Putting together a great team is not always easy. Trying to juggle the strengths and the needs of multiple people can be a balancing act of epic proportions. One thing that can make this a little bit easier is making sure that your team looks up to you and that they know you are working for the greater good. Here are some tips for making sure that your employees will support you and have your back when things get difficult.
Be a strong communicator. Make sure that your employees are well informed, and that they are getting clear and accurate information from you, instead of relying on the rumor mill or office gossip. Be clear in your expectations and let them know as soon as possible when there is a problem. If an employee has made a mistake, do not bottle it up for their yearly review; discuss the issue and work with the employee to find a solution.
Be the Rock
Do not allow yourself to become overly emotional when things go wrong. Nobody likes the boss that is known for flying off the handle in a fit of rage when someone messes up. Try to remain calm, put yourself in their shoes for a moment, and try to handle things the way you would want your boss to handle it. Remember that you set the scene for behavioral expectations among your team; if you go into a panic when there is a deadline looming, they will too. Instead, take a moment to gather your thoughts and then get to work. You will soon find that they will do the same.
Do Not Micromanage
If you have hired well-qualified people to work for you, one of the best things that you can do is trust them to do their jobs. Set your expectations and then let your employees figure out how to meet them. Be available if they need clarification or if they have questions, but make sure you are not constantly looking over their shoulders or offering unwanted advice or suggestions. They may have a different method than you would have used, but if they get the results that are needed in the end, there is no reason to interfere.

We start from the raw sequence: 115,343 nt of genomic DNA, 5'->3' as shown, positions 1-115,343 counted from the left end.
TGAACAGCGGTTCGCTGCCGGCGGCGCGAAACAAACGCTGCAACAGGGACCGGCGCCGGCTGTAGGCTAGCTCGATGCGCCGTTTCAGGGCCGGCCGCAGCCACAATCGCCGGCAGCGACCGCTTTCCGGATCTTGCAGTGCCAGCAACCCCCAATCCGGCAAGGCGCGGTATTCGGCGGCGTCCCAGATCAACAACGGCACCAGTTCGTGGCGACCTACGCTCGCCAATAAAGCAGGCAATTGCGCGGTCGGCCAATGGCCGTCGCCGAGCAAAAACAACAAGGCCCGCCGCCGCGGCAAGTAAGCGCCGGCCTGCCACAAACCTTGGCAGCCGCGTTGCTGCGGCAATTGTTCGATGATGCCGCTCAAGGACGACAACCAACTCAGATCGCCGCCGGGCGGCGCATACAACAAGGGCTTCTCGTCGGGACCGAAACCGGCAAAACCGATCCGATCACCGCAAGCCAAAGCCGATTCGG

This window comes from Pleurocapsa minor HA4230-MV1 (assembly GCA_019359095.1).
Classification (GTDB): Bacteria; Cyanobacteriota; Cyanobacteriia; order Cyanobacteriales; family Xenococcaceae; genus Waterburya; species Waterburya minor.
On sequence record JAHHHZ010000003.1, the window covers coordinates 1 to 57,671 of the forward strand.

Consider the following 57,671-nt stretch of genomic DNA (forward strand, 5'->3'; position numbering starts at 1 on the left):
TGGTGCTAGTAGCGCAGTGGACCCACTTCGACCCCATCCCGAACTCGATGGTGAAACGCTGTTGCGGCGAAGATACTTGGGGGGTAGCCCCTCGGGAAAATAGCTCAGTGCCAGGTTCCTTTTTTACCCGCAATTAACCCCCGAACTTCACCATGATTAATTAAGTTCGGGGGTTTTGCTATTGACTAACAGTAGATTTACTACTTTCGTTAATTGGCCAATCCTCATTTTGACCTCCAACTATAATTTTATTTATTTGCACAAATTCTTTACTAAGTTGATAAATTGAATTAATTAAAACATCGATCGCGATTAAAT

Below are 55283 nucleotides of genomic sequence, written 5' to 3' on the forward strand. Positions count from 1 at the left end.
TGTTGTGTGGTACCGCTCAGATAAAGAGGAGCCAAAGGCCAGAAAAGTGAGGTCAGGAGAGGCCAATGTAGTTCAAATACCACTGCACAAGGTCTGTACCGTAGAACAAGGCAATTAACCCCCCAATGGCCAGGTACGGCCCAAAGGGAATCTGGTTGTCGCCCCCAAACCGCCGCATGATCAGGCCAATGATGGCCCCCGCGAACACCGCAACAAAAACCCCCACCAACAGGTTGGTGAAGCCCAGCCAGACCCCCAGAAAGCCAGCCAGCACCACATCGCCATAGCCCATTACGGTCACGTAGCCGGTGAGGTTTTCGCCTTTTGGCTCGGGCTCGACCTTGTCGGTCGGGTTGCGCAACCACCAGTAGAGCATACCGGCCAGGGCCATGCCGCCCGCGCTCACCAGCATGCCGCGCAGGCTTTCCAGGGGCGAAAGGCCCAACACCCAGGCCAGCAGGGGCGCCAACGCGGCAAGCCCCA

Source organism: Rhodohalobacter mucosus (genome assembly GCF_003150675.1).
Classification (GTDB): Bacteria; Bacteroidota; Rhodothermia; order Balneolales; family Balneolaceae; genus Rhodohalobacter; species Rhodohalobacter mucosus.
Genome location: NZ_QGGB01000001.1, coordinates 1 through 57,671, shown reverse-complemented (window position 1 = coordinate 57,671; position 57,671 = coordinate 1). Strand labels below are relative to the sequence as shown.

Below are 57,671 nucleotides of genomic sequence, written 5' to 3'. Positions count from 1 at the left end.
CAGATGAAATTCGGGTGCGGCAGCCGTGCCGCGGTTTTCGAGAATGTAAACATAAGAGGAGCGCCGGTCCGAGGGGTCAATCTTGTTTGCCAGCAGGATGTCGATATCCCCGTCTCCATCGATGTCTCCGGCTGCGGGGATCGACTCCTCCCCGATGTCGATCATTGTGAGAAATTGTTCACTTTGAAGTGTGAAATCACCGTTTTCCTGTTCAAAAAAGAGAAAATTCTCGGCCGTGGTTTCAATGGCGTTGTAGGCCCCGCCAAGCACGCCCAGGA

One of the worst things that you can do as a leader is to blame your team when things go wrong. In the leadership position, you are ultimately responsible for any failures that occur on your watch. Remember that there is a difference between fault and responsibility; it may not be your fault that something went wrong, but it is your responsibility to fix it. If you make sure to have their backs even if they are at fault, you will receive the same support in return.
Be a Problem Solver
Rather than denigrate and discipline your employees when mistakes occur, work with them to find solutions to prevent it from happening again in the future. Relieve cramped working conditions by renting. Streamline requests for supplies. Find the tools that they need to do their jobs well. Take on the responsibility of fixing problems and your employees will take note of the fact that you are listening and that you care about their needs.
One of the most important things that you can do as a boss is to offer the same kind of encouragement and support that you would like in return from them. Recognize that they are people first and employees second. Be flexible with schedules and be available when life gets in the way.
The key to making your employees your biggest supporters is to be their biggest supporter. Be encouraging while setting high expectations and remember to be fair. Things may not always go well, but if your team is behind you, you will find a way to work through it.